When does fetal heartbeat begin?
Fetal heart development typically begins in the third week of gestation. The heart starts beating in the fifth week, which is defined as only week three in terms of fetal age. Note that when it comes to calculating pregnancy length, there’s a significant difference between gestational age and fetal age.
- Gestational age: It represents the number of completed weeks since the first day of your last menstrual period (LMP). It’s a popular method used by doctors that technically includes 2 weeks of time before the mother actually became pregnant.
- Fetal age: Alternatively, fetal age is determined by the tentative day of conception, and is approximately 2 weeks shorter than the gestational age.
For the purposes of this discussion, we will refer only to the gestational age of pregnancy.
Read more: How Long Is a Full-Term Pregnancy?
When can you hear fetal heartbeat?
Even at the 5-week mark, the sound emitted by your baby’s heartbeat is much too faint for detection. At around 8 to 9 weeks, it may still be irregular and slightly difficult to pick up. Your doctor can usually zero in on a steady heartbeat by week 12.
Can you hear fetal heartbeat with a stethoscope?
You may have to wait quite some time before hearing anything with a standard doctor’s stethoscope. Here are two pieces of equipment specifically designed to pick up the fetal heartbeat:
- Fetal Doppler: A handheld ultrasound device using the Doppler effect to create an audible simulation of the heartbeat via a loudspeaker or earpiece. It’s ideal for early detection, when the pregnancy is approximately 9 to 10 weeks along.
- Fetoscope or fetal stethoscope: A structurally modified device which can amplify the fetal heartbeat in the 20th week of pregnancy and beyond.
Why you may not hear fetal heartbeat
The fetal Doppler does in fact have the capability to catch your little one’s heartbeat in the first trimester. But there are times when your doctor is unable to spot it on the ultrasound right away. In most cases, there’s no need to worry as there are multiple explanations.
- Too early in the pregnancy: Gestational age is occasionally inaccurate due to irregular periods, and you might not be as far along in the pregnancy as you think.
- Uterus shape: The shape and orientation of your uterus directly impact the ease of detection. A tilted uterus, for example, could make it tougher for the fetal Doppler to do its job.
- Fetus is out of range: Early on, your baby might be far too tiny for their heartbeat to be definitively recorded by such devices.
- Mother’s weight: If your body mass index (BMI) is more than 25, a layer of abdominal fat is likely preventing the fetal Doppler or fetoscope from catching the heartbeat. In these instances, a transvaginal ultrasound is a good alternative.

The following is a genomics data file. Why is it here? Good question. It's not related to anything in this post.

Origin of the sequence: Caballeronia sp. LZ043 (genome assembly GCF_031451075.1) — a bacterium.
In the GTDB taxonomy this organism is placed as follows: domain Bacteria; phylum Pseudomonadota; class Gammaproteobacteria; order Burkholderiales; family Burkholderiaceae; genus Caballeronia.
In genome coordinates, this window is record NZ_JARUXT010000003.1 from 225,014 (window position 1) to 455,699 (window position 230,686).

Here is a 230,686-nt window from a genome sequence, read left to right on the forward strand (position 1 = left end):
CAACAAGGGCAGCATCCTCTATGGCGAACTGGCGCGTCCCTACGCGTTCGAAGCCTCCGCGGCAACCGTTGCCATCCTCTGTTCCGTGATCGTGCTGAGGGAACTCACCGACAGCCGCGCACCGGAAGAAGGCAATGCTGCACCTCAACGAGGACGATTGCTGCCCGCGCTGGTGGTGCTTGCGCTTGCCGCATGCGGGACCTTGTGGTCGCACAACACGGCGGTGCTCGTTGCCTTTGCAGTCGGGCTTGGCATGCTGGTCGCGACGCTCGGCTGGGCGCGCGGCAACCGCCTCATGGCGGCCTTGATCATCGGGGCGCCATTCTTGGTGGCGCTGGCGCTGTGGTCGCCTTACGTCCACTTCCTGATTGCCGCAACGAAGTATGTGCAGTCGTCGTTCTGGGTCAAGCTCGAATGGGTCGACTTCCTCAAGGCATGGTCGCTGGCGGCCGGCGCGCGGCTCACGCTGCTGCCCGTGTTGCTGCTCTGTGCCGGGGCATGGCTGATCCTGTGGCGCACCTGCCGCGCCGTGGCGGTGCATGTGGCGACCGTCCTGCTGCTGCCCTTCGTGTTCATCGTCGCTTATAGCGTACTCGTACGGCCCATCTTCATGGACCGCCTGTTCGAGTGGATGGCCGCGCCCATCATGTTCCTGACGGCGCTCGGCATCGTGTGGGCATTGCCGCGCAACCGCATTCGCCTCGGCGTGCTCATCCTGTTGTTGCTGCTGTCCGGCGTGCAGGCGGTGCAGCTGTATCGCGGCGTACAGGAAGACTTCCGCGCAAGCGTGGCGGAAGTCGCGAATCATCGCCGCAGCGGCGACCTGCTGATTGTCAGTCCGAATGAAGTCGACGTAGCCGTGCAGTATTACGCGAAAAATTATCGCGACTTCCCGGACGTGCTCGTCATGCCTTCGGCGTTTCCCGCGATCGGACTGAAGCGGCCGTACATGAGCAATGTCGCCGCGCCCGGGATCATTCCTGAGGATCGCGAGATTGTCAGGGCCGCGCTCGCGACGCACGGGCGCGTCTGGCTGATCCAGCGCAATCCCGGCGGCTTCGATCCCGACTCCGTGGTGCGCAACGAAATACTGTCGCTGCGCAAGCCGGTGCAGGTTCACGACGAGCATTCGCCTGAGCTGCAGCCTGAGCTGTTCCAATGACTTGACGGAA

Causes of irregular fetal heartbeat
Average fetal heartbeat is between 120 and 160 beats per minute, but tends to be higher during the first trimester. If your doctor notices an irregular heartbeat (or fetal arrhythmia) at a routine prenatal visit, it can mean one of the following:
- A higher than usual heartbeat (tachycardia)
- A slower than usual heartbeat (bradycardia)
- An irregular (or ectopic) rhythm
Fetal arrhythmia happens in only 1 to 2 percent of pregnancies, and is considered a benign condition. More often than not, the problem resolves on its own. The underlying causes of an irregular fetal heartbeat include:
- Caffeine and nicotine consumption: High levels of caffeine and nicotine are sometimes responsible for an increase in fetal heart rate.
- Structural changes in second trimester: This is when your baby’s heart undergoes structural development, leading to mild and temporary irregularities.
- Congenital heart defects: In very rare instances, it’s an indication of structural issues in the fetus’ heart. This is a potentially serious condition that requires further testing and diagnosis by a medical professional.
Should an irregular fetal heartbeat be detected, it’s wise to closely monitor the condition for the next several weeks.
Hearing the precious sound of your baby’s heart beating for the first time is a thrill for any parent. The first fetal heartbeat typically remains undetectable until somewhere between weeks 9 and 12. In rare cases, the absence of a heartbeat may signal a possible miscarriage, but only when accompanied by other early miscarriage symptoms.
There’s no need to be alarmed if your doctor picks up an irregular fetal heartbeat during an examination. Fetal arrhythmia is generally harmless and could disappear over the next few weeks. You will only have to take further action if the condition persists.